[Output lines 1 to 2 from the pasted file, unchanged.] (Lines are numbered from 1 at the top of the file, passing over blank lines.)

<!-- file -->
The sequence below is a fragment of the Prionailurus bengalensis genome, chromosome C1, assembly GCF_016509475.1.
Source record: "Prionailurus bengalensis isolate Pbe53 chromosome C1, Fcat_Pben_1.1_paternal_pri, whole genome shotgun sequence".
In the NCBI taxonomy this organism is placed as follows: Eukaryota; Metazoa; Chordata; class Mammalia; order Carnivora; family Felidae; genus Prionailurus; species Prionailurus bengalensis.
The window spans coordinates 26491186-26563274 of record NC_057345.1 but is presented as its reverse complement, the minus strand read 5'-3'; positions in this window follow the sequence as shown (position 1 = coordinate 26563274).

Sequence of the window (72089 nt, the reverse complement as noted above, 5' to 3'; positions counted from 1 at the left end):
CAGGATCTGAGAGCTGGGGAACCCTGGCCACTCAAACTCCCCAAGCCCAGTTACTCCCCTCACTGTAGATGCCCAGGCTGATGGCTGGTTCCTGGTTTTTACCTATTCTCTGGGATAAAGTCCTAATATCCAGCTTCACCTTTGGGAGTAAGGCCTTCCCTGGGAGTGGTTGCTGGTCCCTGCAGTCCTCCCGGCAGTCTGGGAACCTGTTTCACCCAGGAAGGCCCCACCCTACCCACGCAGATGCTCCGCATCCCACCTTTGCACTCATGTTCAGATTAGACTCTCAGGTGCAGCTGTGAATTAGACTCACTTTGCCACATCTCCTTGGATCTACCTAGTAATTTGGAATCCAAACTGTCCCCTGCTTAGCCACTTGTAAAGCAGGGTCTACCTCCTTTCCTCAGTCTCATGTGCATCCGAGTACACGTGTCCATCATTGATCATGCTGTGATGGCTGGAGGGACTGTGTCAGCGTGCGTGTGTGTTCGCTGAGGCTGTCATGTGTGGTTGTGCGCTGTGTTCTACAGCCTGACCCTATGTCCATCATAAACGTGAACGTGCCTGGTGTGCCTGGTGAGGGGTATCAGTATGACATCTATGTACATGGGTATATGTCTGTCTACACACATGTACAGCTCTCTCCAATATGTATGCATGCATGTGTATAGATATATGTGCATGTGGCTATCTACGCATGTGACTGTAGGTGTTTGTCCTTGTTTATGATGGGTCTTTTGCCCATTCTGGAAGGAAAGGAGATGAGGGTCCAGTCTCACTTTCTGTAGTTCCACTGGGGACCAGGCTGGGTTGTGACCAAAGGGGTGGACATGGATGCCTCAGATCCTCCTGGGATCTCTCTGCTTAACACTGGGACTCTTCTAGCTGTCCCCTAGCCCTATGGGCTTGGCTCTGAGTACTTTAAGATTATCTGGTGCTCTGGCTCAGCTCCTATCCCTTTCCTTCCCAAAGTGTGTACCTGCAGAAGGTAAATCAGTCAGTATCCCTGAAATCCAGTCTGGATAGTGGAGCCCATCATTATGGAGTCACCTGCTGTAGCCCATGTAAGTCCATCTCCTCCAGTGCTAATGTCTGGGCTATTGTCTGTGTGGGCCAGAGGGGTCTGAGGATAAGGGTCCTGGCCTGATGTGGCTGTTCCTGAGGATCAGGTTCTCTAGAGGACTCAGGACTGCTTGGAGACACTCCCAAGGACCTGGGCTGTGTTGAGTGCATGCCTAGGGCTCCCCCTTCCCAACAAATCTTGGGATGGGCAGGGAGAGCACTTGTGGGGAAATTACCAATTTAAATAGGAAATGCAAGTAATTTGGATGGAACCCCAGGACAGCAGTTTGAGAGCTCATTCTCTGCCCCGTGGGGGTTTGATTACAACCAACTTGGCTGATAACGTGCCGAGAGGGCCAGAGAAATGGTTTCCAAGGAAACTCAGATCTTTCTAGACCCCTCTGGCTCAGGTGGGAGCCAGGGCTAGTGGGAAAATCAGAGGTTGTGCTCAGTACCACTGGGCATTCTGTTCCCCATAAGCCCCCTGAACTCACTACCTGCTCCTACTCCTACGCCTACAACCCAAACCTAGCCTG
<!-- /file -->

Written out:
The sequence below is a fragment of the Prionailurus bengalensis genome, chromosome C1, assembly GCF_016509475.1.
Source record: "Prionailurus bengalensis isolate Pbe53 chromosome C1, Fcat_Pben_1.1_paternal_pri, whole genome shotgun sequence".